Is V8 Juice Actually Good For You?

Many people struggle to get enough vegetables in their diet. V8 is a popular vegetable juice that may help you get more nutrients into your body. But is it really good for you? Let's break down its ingredients.

V8's original flavor contains juice from eight vegetables including tomatoes, carrots, beets, celery, lettuce, parsley, spinach, and watercress (via Healthline). Each of those veggies contains many health benefits, which means V8 is a great source of many vitamins and minerals. This includes potassium, vitamin A, and vitamin C. One 8-ounce glass of V8 contains only 45 calories.

V8 has a small amount of sugar, especially compared to other juices and juice drinks available. This is because it is made from vegetables that have little sugar and the drink has no added sweeteners. Finally, the drink contains many antioxidants from all the vegetables. "Antioxidants can be found in a range of fruits and vegetables and can contribute to protecting our bodies against chronic conditions like cancer and cardiovascular disease," Morgan Brod, RD, CDN, told Eat This, Not That!.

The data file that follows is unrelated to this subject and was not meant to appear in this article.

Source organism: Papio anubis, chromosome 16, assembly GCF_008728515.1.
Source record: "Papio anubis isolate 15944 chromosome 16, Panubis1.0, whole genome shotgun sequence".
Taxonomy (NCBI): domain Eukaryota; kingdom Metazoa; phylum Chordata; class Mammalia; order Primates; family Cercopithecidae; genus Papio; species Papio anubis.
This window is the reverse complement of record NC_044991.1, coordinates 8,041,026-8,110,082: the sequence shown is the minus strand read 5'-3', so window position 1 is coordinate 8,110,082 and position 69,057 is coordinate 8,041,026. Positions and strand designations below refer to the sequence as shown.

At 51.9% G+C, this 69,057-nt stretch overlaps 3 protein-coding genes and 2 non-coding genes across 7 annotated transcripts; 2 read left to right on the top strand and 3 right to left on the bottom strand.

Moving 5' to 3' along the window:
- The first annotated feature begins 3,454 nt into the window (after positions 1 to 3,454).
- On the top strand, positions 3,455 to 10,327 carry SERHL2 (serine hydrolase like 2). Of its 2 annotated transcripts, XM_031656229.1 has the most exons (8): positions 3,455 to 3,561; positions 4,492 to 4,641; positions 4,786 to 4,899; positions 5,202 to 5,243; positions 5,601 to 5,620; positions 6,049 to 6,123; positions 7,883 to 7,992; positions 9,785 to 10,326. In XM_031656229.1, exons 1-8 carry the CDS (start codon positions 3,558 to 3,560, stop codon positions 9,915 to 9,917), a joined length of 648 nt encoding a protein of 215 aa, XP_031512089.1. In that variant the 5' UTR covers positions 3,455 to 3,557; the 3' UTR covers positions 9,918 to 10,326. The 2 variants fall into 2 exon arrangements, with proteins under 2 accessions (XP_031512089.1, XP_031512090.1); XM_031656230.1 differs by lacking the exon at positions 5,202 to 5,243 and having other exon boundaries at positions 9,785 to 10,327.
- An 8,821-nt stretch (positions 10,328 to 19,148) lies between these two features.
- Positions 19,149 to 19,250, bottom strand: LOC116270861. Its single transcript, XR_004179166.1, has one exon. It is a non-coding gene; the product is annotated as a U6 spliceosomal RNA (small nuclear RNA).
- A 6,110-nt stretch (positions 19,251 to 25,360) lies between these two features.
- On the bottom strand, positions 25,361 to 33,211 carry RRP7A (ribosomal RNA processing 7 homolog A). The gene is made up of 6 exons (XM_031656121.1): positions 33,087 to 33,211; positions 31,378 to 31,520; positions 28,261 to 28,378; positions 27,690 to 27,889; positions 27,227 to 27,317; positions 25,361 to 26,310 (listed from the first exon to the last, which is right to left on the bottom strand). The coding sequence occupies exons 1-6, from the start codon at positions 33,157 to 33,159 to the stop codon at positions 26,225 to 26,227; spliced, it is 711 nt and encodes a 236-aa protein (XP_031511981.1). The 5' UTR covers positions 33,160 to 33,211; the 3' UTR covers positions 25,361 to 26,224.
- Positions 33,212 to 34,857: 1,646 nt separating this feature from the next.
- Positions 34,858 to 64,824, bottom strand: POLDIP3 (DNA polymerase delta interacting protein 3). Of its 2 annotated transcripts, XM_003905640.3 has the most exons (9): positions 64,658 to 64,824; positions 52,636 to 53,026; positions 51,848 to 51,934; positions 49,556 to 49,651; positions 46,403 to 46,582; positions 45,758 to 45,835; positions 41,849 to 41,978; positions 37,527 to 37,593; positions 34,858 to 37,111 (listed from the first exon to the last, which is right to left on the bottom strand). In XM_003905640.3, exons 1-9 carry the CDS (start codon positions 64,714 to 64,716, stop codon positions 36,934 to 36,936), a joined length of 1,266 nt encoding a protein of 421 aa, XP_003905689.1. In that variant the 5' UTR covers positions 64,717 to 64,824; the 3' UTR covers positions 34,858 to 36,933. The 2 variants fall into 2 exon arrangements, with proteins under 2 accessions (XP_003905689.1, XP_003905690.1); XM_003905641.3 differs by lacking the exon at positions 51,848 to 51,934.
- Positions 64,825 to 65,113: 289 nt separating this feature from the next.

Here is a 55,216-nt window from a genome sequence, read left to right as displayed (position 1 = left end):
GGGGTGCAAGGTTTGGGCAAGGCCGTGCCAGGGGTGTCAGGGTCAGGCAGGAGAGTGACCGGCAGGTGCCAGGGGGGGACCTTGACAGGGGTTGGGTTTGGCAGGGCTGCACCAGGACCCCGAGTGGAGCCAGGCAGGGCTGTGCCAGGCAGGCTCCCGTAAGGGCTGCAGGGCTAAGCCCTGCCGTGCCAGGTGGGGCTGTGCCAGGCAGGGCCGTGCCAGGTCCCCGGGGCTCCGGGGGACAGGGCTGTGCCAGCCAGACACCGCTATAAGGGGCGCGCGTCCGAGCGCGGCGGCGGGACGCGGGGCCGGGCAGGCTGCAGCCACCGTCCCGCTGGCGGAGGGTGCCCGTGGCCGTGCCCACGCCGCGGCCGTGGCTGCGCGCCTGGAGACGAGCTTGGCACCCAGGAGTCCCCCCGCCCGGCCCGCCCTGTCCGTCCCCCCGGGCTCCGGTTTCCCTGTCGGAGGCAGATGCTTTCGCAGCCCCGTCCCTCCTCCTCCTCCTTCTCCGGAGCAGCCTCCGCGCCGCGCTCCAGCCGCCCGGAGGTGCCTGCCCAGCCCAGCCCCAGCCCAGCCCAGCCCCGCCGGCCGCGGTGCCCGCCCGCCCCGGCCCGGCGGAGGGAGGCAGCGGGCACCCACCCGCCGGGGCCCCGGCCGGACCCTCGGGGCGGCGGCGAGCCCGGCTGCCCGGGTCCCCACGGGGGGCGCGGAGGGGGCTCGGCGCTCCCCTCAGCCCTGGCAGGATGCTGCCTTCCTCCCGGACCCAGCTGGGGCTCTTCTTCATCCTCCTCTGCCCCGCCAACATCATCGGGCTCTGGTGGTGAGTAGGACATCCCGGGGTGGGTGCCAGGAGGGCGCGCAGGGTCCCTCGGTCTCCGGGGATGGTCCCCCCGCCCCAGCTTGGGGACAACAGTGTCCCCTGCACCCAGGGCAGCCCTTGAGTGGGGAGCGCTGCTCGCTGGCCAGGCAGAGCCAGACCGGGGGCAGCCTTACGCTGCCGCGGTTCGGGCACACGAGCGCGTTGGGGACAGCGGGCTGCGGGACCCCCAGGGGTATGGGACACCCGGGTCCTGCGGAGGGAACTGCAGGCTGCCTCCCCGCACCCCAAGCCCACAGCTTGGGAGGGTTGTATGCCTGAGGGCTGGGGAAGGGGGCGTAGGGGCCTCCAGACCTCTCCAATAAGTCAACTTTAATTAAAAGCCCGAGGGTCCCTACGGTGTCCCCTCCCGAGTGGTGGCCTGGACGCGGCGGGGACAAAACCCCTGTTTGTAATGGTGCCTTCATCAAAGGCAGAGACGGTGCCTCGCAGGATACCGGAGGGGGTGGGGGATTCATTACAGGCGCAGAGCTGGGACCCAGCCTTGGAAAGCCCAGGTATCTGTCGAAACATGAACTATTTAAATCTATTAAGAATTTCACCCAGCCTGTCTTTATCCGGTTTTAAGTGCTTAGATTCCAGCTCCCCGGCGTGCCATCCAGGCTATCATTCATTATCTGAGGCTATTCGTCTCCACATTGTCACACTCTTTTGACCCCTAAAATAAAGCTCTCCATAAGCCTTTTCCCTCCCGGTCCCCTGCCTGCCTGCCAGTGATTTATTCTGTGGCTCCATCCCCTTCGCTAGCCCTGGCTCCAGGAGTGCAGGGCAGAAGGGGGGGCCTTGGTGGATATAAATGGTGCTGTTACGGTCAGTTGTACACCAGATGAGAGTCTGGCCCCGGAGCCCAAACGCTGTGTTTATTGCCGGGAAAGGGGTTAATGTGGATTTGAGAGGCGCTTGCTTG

Despite its nutrients, V8 isn't a perfect drink

There are a few things that people should keep in mind before swapping out whole vegetables for V8. This drink contains a high amount of sodium to add flavor and preserve the ingredients. According to Medical News Today, one 8-ounce glass of V8 has 640 mg of sodium, which is almost one-third of your daily recommended intake. Most of the fiber found in the vegetables listed on the label is stripped away during juicing, so V8 is not a great source of this nutrient.

V8 is fine to enjoy in moderation. However, because of its high sodium content and low fiber content, it should not be used as a replacement for whole vegetables. If you have a hard time eating raw or cooked vegetables, you can try blending them into a smoothie at home. Combined with healthy ingredients like fruit and protein powder, this is an easy way to get more veggies in your diet while preserving their fiber content. If you prefer juice, you can juice your own vegetables at home to avoid V8's added sodium.